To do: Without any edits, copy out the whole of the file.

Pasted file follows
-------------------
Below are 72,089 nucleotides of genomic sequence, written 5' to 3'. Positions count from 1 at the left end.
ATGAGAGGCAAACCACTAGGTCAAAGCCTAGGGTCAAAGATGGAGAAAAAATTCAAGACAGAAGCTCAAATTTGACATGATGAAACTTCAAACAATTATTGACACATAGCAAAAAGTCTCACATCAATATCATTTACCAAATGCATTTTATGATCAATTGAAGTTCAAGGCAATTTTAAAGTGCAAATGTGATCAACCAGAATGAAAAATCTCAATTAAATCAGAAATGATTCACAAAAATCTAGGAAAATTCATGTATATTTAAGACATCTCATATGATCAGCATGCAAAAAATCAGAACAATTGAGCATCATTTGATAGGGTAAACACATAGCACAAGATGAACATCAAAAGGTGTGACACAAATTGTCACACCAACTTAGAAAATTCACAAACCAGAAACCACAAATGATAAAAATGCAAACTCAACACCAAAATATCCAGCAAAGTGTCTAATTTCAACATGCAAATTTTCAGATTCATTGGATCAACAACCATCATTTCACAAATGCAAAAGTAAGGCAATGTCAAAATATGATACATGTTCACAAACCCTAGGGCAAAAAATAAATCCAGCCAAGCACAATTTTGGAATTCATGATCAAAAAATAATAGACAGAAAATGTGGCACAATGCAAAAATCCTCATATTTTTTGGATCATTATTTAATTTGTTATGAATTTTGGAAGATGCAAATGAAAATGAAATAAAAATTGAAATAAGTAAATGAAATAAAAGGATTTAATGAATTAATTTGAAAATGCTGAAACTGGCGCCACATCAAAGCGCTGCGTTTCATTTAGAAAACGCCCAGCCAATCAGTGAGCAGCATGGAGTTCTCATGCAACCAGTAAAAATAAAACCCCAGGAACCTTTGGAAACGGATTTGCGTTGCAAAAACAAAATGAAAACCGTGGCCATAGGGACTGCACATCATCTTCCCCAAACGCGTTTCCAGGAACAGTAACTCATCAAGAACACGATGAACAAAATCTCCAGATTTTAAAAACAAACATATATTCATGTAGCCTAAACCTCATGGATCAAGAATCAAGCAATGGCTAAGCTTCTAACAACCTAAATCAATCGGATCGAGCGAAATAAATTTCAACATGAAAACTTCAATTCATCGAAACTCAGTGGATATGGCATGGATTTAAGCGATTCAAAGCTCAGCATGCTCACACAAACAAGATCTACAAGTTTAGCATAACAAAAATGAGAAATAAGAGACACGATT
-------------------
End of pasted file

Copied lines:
Below are 72,089 nucleotides of genomic sequence, written 5' to 3'. Positions count from 1 at the left end.
ATGAGAGGCAAACCACTAGGTCAAAGCCTAGGGTCAAAGATGGAGAAAAAATTCAAGACAGAAGCTCAAATTTGACATGATGAAACTTCAAACAATTATTGACACATAGCAAAAAGTCTCACATCAATATCATTTACCAAATGCATTTTATGATCAATTGAAGTTCAAGGCAATTTTAAAGTGCAAATGTGATCAACCAGAATGAAAAATCTCAATTAAATCAGAAATGATTCACAAAAATCTAGGAAAATTCATGTATATTTAAGACATCTCATATGATCAGCATGCAAAAAATCAGAACAATTGAGCATCATTTGATAGGGTAAACACATAGCACAAGATGAACATCAAAAGGTGTGACACAAATTGTCACACCAACTTAGAAAATTCACAAACCAGAAACCACAAATGATAAAAATGCAAACTCAACACCAAAATATCCAGCAAAGTGTCTAATTTCAACATGCAAATTTTCAGATTCATTGGATCAACAACCATCATTTCACAAATGCAAAAGTAAGGCAATGTCAAAATATGATACATGTTCACAAACCCTAGGGCAAAAAATAAATCCAGCCAAGCACAATTTTGGAATTCATGATCAAAAAATAATAGACAGAAAATGTGGCACAATGCAAAAATCCTCATATTTTTTGGATCATTATTTAATTTGTTATGAATTTTGGAAGATGCAAATGAAAATGAAATAAAAATTGAAATAAGTAAATGAAATAAAAGGATTTAATGAATTAATTTGAAAATGCTGAAACTGGCGCCACATCAAAGCGCTGCGTTTCATTTAGAAAACGCCCAGCCAATCAGTGAGCAGCATGGAGTTCTCATGCAACCAGTAAAAATAAAACCCCAGGAACCTTTGGAAACGGATTTGCGTTGCAAAAACAAAATGAAAACCGTGGCCATAGGGACTGCACATCATCTTCCCCAAACGCGTTTCCAGGAACAGTAACTCATCAAGAACACGATGAACAAAATCTCCAGATTTTAAAAACAAACATATATTCATGTAGCCTAAACCTCATGGATCAAGAATCAAGCAATGGCTAAGCTTCTAACAACCTAAATCAATCGGATCGAGCGAAATAAATTTCAACATGAAAACTTCAATTCATCGAAACTCAGTGGATATGGCATGGATTTAAGCGATTCAAAGCTCAGCATGCTCACACAAACAAGATCTACAAGTTTAGCATAACAAAAATGAGAAATAAGAGACACGATT